As corporate America makes proclamations of support in advertising and social media, are they genuine?
Gushers and Fruit by the Foot, two General Mills fruit candies is using Twitter to announce their deep commitment to their customers. “Gushers wouldn’t be Gushers without the Black community and your voices,” the brand’s tweet read. “We’re working with @fruitbythefoot on creating space to amplify that. We see you. We stand with you.”
Many iconic brands like Aunt Jemima, Cream of Wheat, Eskimo Pie and scores of others are changing their names and removing people of color from their packaging.
Popeye’s Chicken stated that the company would use its “platform” to “support this movement.” Wendy’s claimed that its “voice would be nothing without Black culture” and promised to “amplify Black voices” on Twitter.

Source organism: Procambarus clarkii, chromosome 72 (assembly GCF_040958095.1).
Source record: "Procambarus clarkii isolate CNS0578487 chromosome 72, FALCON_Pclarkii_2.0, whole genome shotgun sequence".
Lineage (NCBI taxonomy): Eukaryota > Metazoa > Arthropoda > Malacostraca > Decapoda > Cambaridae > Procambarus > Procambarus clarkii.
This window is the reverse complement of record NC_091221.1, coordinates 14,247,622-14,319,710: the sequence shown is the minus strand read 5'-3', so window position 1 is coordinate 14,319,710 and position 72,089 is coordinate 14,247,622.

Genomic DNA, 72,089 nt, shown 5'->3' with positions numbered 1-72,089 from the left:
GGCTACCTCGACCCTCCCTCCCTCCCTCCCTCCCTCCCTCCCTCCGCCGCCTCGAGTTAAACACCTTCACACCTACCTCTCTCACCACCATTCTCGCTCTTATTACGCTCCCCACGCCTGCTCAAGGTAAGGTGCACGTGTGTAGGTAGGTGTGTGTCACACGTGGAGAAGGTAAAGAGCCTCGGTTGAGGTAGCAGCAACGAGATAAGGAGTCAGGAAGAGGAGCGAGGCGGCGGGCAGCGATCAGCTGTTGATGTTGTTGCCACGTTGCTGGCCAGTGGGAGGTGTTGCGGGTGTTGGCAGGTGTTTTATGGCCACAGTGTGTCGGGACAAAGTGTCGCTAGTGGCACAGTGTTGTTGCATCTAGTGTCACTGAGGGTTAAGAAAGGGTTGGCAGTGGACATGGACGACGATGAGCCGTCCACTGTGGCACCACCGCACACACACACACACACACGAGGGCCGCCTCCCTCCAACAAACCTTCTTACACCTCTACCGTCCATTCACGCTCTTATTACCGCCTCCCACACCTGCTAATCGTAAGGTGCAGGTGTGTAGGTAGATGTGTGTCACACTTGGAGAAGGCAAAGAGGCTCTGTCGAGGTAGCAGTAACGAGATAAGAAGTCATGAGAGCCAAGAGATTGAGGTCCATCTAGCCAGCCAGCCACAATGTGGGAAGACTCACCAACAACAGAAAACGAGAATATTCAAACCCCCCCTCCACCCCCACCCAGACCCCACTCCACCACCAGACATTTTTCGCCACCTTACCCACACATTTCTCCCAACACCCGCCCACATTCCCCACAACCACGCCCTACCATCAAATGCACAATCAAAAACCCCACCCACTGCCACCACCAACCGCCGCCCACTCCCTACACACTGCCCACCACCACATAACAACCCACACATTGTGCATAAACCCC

McDonald’s has actually worked hard to become essential to black cultural life, courting black franchisees, hiring black workers and investing in advertising directed at black consumers.
But now in the middle of a pandemic that disproportionately affects black people — McDonald’s workers who fear for their health are staging their own protests.
In May, McDonald’s workers in Chicago filed a class-action lawsuit, saying that the chain failed to keep them safe. And after 11 workers tested positive for Covid-19 at a McDonald’s in Oakland, Calif., employees walked out on strike. They demanded two-week paid quarantine periods, company-paid medical costs, a deep cleaning of infected spaces and basic personal protective equipment — the bare minimum to do their jobs safely.
So we have to ask, as corporate America makes these proclamations in advertising and social media, are they genuine? Are they being led by marketing? HR? By doing the right thing?